# Create a formula

Formulas (formula: A sequence of values, cell references, names, functions, or operators in a cell that together produce a new value. A formula always begins with an equal sign (=).) are equations that perform calculations on values in your worksheet. A formula always starts with an equal sign (**=**).

You can create a simple formula by using constants (constant: A value that is not calculated. For example, the number 210 and the text "Quarterly Earnings" are constants. An expression, or a value resulting from an expression, is not a constant.) and calculation operators (operator: A sign or symbol that specifies the type of calculation to perform within an expression. There are mathematical, comparison, logical, and reference operators.). Simple formulas can include values you enter, cell references, or names you have defined. For example, **=A1+A2** or **=5+2** are simple formulas that add the values in cells A1 and A2 or the values that you specify.

You can also create a formula by using a function (function: A prewritten formula that takes a value or values, performs an operation, and returns a value or values. Use functions to simplify and shorten formulas on a worksheet, especially those that perform lengthy or complex calculations.). For example, the formulas **=****SUM(****A1:A2)** and **SUM(A1,A2)** both use the **SUM** function to add the values in cells A1 and A2. In addition to formulas that use a single function, you can create formulas with nested functions or arrays (array: Used to build single formulas that produce multiple results or that operate on a group of arguments that are arranged in rows and columns. An array range shares a common formula; an array constant is a group of constants used as an argument.) that calculate single or multiple results.

** Note ** This article provides procedures for creating different formulas. For examples of formulas, see Examples of commonly used formulas. For more information about deleting or removing formulas, see Delete or remove a formula.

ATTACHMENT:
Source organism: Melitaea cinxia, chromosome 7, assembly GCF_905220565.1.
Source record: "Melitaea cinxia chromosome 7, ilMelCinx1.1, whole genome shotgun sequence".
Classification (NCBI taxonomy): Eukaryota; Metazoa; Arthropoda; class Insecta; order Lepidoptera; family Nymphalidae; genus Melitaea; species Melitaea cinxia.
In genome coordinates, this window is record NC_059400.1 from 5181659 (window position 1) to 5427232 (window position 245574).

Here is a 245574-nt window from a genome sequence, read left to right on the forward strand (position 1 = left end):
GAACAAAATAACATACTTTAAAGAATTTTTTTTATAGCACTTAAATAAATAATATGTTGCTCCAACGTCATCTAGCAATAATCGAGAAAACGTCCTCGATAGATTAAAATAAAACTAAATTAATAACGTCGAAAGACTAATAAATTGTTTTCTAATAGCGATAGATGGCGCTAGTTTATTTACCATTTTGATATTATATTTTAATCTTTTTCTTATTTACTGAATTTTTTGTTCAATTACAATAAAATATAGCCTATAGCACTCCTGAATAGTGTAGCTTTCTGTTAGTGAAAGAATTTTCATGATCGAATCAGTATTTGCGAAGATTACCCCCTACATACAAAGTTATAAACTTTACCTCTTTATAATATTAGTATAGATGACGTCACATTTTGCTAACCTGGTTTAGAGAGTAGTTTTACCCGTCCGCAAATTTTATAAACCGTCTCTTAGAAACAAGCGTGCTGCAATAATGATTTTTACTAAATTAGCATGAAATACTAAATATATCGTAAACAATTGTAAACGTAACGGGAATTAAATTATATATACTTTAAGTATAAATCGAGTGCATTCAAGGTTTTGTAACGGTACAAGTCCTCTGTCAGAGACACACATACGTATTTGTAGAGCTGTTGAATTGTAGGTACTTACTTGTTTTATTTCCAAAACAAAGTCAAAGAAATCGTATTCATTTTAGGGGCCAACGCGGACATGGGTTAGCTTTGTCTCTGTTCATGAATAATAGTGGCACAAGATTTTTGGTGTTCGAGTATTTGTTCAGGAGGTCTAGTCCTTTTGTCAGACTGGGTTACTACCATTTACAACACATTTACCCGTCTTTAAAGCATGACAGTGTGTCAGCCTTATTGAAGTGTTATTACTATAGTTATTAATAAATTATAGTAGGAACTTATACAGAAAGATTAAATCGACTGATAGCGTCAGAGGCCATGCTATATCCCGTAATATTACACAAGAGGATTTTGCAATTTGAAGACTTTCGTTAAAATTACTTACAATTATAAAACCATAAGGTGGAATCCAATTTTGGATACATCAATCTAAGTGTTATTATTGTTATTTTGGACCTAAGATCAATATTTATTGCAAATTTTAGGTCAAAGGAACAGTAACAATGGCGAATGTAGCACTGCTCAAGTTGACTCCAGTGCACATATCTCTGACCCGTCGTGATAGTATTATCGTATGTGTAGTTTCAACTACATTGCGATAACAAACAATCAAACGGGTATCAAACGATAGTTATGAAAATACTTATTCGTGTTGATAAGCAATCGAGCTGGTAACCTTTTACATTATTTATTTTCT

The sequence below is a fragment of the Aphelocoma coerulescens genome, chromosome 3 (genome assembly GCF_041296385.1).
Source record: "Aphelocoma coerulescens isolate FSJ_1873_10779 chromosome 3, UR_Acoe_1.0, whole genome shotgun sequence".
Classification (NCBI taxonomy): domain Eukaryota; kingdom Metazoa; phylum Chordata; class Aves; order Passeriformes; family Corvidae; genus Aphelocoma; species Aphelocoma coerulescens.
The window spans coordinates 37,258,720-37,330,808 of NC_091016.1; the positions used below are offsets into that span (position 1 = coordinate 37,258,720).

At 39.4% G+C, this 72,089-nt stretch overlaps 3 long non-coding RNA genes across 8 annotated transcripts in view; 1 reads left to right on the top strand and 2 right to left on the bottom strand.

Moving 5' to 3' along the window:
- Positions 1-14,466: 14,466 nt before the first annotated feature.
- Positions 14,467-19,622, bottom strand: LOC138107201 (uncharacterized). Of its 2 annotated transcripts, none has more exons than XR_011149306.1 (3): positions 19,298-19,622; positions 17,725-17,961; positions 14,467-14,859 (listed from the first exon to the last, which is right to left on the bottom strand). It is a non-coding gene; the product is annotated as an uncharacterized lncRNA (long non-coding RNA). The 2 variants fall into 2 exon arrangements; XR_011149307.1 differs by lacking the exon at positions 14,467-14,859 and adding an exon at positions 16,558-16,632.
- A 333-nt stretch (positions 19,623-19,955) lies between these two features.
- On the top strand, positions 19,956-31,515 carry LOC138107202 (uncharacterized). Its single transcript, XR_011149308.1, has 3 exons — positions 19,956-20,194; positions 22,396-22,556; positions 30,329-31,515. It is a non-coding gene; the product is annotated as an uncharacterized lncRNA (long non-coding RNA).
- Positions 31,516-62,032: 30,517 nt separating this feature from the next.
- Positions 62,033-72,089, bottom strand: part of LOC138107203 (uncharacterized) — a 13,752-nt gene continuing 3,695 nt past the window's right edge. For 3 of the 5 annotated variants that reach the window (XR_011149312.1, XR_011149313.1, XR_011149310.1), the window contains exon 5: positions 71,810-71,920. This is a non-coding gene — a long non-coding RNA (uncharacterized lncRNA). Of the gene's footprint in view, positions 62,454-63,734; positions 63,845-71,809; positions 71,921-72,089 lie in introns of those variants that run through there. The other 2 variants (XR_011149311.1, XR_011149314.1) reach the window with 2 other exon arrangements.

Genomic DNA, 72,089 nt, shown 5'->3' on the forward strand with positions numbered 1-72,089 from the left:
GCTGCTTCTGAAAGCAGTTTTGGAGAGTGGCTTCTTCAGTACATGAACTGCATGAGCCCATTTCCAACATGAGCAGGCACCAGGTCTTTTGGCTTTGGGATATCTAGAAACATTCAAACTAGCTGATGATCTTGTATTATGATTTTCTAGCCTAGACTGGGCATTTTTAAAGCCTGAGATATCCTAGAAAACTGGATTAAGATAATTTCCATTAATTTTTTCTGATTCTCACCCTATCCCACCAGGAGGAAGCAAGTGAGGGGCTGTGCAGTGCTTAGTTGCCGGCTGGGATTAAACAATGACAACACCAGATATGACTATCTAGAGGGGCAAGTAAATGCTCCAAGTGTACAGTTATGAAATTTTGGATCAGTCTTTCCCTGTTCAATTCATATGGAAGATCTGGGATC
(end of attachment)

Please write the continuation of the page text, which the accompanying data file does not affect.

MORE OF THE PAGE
- Learn about the parts of a formula
- Create a simple formula by using constants and calculation operators
- Create a formula by using cell references and names
- Create a formula by using a function
- Create a formula by using nested functions
- Create an array formula that calculates a single result
- Create an array formula that calculates multiple results
- Learn tips and tricks about creating formulas
- Avoid common errors when creating formulas

## Learn about the parts of a formula

Depending on the type of formula that you create, a formula can contain any or all of the following parts:

**Functions**A function, such as

**PI(**

**)**, starts with an equal sign (

**=**), and you can enter arguments (argument: The values that a function uses to perform operations or calculations. The type of argument a function uses is specific to the function. Common arguments that are used within functions include numbers, text, cell references, and names.) for the function within its parentheses. Each function has a specific argument syntax.